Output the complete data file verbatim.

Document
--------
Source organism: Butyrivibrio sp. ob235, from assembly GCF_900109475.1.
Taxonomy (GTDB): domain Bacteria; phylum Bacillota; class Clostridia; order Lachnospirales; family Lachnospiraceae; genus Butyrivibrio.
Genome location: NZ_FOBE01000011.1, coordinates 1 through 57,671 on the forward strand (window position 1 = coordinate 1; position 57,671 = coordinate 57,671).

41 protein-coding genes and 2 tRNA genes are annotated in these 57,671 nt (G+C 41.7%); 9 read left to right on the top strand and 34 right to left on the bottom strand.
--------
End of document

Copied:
Source organism: Butyrivibrio sp. ob235, from assembly GCF_900109475.1.
Taxonomy (GTDB): domain Bacteria; phylum Bacillota; class Clostridia; order Lachnospirales; family Lachnospiraceae; genus Butyrivibrio.
Genome location: NZ_FOBE01000011.1, coordinates 1 through 57,671 on the forward strand (window position 1 = coordinate 1; position 57,671 = coordinate 57,671).

41 protein-coding genes and 2 tRNA genes are annotated in these 57,671 nt (G+C 41.7%); 9 read left to right on the top strand and 34 right to left on the bottom strand.